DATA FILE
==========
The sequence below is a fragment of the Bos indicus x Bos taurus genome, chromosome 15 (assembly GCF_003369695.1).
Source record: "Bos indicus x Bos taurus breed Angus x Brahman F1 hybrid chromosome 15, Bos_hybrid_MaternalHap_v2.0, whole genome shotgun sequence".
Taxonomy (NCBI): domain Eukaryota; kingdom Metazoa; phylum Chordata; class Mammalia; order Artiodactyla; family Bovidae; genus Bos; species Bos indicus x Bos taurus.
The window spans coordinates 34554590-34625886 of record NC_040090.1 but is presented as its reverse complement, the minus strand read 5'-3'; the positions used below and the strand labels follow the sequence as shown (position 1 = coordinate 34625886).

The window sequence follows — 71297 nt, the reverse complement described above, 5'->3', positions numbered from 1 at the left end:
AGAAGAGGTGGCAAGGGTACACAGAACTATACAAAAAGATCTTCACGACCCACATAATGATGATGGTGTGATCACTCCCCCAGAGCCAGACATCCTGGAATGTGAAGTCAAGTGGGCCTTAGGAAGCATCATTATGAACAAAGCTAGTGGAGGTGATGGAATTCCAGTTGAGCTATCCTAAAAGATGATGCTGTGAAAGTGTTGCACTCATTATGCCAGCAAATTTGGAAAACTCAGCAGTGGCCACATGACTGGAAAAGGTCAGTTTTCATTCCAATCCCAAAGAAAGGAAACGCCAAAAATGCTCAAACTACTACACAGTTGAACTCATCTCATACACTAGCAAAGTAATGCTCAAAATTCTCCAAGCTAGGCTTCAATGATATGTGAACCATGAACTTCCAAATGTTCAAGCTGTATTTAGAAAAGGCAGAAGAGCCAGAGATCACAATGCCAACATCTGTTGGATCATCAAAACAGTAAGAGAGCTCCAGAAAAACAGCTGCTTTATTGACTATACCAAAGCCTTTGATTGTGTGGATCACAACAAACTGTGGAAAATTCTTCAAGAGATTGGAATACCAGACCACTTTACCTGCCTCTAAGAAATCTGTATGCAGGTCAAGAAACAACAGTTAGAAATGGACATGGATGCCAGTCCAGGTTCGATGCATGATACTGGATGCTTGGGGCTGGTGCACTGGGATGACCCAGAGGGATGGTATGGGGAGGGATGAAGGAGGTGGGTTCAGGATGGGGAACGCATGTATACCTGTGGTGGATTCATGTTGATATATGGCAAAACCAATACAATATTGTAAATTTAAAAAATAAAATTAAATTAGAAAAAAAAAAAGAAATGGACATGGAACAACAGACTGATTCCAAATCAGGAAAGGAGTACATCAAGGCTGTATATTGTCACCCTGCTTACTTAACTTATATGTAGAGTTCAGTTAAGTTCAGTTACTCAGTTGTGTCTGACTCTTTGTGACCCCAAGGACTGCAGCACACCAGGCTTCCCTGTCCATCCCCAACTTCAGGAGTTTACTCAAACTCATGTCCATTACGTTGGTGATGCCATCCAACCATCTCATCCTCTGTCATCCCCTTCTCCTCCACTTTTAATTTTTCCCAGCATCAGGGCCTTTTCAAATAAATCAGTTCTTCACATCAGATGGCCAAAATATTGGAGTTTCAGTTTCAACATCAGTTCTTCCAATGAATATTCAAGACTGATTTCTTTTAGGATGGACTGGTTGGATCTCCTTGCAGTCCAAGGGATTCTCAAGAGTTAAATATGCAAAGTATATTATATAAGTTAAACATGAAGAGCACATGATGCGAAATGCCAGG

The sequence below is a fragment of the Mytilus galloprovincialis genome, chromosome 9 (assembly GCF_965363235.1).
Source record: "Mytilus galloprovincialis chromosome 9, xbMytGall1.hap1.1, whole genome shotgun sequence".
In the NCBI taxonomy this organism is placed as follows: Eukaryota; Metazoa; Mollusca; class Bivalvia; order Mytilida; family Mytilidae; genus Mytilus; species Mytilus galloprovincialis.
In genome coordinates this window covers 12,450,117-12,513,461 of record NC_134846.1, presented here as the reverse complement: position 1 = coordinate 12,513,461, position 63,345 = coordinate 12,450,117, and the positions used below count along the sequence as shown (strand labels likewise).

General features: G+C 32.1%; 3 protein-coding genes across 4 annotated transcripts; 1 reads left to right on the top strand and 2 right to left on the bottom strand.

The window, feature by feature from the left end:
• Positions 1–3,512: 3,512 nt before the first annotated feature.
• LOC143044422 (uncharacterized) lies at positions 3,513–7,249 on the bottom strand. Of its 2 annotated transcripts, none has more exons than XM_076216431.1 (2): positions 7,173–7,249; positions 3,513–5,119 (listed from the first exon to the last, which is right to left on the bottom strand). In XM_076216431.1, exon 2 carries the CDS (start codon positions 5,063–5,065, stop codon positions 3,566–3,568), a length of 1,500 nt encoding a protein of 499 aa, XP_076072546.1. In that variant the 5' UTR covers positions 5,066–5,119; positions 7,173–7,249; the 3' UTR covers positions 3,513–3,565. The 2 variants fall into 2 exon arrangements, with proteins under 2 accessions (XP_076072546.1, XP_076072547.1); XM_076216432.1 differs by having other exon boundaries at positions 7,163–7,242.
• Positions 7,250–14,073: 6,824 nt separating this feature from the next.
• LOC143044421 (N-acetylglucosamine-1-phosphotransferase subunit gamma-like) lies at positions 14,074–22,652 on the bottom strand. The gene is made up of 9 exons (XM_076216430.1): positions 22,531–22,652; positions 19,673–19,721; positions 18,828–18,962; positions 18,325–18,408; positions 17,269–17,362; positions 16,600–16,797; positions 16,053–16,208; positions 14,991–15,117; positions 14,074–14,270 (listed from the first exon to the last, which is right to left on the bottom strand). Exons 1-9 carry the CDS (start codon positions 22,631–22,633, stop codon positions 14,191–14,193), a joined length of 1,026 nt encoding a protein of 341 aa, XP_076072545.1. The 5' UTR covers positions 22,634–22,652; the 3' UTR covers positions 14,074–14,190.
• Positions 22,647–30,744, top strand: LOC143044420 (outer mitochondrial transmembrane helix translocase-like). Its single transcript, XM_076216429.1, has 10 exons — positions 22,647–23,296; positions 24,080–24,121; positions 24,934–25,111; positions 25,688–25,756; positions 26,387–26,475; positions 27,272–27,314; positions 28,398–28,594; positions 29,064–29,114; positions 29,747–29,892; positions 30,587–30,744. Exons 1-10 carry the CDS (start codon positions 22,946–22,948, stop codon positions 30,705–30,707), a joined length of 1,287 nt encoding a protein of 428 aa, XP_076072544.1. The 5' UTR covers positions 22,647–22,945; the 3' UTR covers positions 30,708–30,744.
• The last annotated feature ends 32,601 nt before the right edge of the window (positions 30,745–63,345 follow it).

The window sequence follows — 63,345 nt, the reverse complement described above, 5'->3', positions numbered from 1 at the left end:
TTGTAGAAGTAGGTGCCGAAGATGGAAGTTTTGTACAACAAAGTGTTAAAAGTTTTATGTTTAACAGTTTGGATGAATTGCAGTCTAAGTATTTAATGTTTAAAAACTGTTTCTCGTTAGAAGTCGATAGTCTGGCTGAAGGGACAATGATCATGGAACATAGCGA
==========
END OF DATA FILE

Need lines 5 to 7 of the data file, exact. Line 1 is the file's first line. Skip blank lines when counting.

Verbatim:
The window sequence follows — 71297 nt, the reverse complement described above, 5'->3', positions numbered from 1 at the left end:
AGAAGAGGTGGCAAGGGTACACAGAACTATACAAAAAGATCTTCACGACCCACATAATGATGATGGTGTGATCACTCCCCCAGAGCCAGACATCCTGGAATGTGAAGTCAAGTGGGCCTTAGGAAGCATCATTATGAACAAAGCTAGTGGAGGTGATGGAATTCCAGTTGAGCTATCCTAAAAGATGATGCTGTGAAAGTGTTGCACTCATTATGCCAGCAAATTTGGAAAACTCAGCAGTGGCCACATGACTGGAAAAGGTCAGTTTTCATTCCAATCCCAAAGAAAGGAAACGCCAAAAATGCTCAAACTACTACACAGTTGAACTCATCTCATACACTAGCAAAGTAATGCTCAAAATTCTCCAAGCTAGGCTTCAATGATATGTGAACCATGAACTTCCAAATGTTCAAGCTGTATTTAGAAAAGGCAGAAGAGCCAGAGATCACAATGCCAACATCTGTTGGATCATCAAAACAGTAAGAGAGCTCCAGAAAAACAGCTGCTTTATTGACTATACCAAAGCCTTTGATTGTGTGGATCACAACAAACTGTGGAAAATTCTTCAAGAGATTGGAATACCAGACCACTTTACCTGCCTCTAAGAAATCTGTATGCAGGTCAAGAAACAACAGTTAGAAATGGACATGGATGCCAGTCCAGGTTCGATGCATGATACTGGATGCTTGGGGCTGGTGCACTGGGATGACCCAGAGGGATGGTATGGGGAGGGATGAAGGAGGTGGGTTCAGGATGGGGAACGCATGTATACCTGTGGTGGATTCATGTTGATATATGGCAAAACCAATACAATATTGTAAATTTAAAAAATAAAATTAAATTAGAAAAAAAAAAAGAAATGGACATGGAACAACAGACTGATTCCAAATCAGGAAAGGAGTACATCAAGGCTGTATATTGTCACCCTGCTTACTTAACTTATATGTAGAGTTCAGTTAAGTTCAGTTACTCAGTTGTGTCTGACTCTTTGTGACCCCAAGGACTGCAGCACACCAGGCTTCCCTGTCCATCCCCAACTTCAGGAGTTTACTCAAACTCATGTCCATTACGTTGGTGATGCCATCCAACCATCTCATCCTCTGTCATCCCCTTCTCCTCCACTTTTAATTTTTCCCAGCATCAGGGCCTTTTCAAATAAATCAGTTCTTCACATCAGATGGCCAAAATATTGGAGTTTCAGTTTCAACATCAGTTCTTCCAATGAATATTCAAGACTGATTTCTTTTAGGATGGACTGGTTGGATCTCCTTGCAGTCCAAGGGATTCTCAAGAGTTAAATATGCAAAGTATATTATATAAGTTAAACATGAAGAGCACATGATGCGAAATGCCAGG

The sequence below is a fragment of the Mytilus galloprovincialis genome, chromosome 9 (assembly GCF_965363235.1).